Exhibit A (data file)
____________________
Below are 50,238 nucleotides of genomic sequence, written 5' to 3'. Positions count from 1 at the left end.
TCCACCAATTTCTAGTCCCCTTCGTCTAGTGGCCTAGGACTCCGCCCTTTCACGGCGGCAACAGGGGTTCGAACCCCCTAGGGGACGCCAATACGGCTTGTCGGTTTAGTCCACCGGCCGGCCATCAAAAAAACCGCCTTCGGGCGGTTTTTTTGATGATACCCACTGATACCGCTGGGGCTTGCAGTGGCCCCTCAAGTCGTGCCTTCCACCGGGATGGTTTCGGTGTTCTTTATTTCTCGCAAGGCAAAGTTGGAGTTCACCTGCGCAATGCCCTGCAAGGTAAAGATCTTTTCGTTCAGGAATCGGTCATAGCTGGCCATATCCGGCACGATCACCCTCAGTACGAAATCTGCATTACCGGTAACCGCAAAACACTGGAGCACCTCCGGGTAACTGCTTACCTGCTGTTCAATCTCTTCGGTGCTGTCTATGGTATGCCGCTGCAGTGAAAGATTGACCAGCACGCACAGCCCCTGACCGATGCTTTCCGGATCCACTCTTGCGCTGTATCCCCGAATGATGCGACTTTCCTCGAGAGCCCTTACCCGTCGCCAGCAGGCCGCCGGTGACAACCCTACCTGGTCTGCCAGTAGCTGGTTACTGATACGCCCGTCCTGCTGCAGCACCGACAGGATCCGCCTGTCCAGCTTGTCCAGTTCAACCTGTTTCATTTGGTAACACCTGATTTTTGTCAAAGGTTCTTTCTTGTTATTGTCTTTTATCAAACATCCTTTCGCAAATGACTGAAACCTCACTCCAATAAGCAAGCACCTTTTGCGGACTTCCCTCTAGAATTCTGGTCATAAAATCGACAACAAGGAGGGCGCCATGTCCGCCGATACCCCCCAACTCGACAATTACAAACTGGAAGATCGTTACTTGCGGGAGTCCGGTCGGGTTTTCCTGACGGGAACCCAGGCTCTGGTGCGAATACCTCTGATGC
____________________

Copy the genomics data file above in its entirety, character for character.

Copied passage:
Below are 50,238 nucleotides of genomic sequence, written 5' to 3'. Positions count from 1 at the left end.
TCCACCAATTTCTAGTCCCCTTCGTCTAGTGGCCTAGGACTCCGCCCTTTCACGGCGGCAACAGGGGTTCGAACCCCCTAGGGGACGCCAATACGGCTTGTCGGTTTAGTCCACCGGCCGGCCATCAAAAAAACCGCCTTCGGGCGGTTTTTTTGATGATACCCACTGATACCGCTGGGGCTTGCAGTGGCCCCTCAAGTCGTGCCTTCCACCGGGATGGTTTCGGTGTTCTTTATTTCTCGCAAGGCAAAGTTGGAGTTCACCTGCGCAATGCCCTGCAAGGTAAAGATCTTTTCGTTCAGGAATCGGTCATAGCTGGCCATATCCGGCACGATCACCCTCAGTACGAAATCTGCATTACCGGTAACCGCAAAACACTGGAGCACCTCCGGGTAACTGCTTACCTGCTGTTCAATCTCTTCGGTGCTGTCTATGGTATGCCGCTGCAGTGAAAGATTGACCAGCACGCACAGCCCCTGACCGATGCTTTCCGGATCCACTCTTGCGCTGTATCCCCGAATGATGCGACTTTCCTCGAGAGCCCTTACCCGTCGCCAGCAGGCCGCCGGTGACAACCCTACCTGGTCTGCCAGTAGCTGGTTACTGATACGCCCGTCCTGCTGCAGCACCGACAGGATCCGCCTGTCCAGCTTGTCCAGTTCAACCTGTTTCATTTGGTAACACCTGATTTTTGTCAAAGGTTCTTTCTTGTTATTGTCTTTTATCAAACATCCTTTCGCAAATGACTGAAACCTCACTCCAATAAGCAAGCACCTTTTGCGGACTTCCCTCTAGAATTCTGGTCATAAAATCGACAACAAGGAGGGCGCCATGTCCGCCGATACCCCCCAACTCGACAATTACAAACTGGAAGATCGTTACTTGCGGGAGTCCGGTCGGGTTTTCCTGACGGGAACCCAGGCTCTGGTGCGAATACCTCTGATGC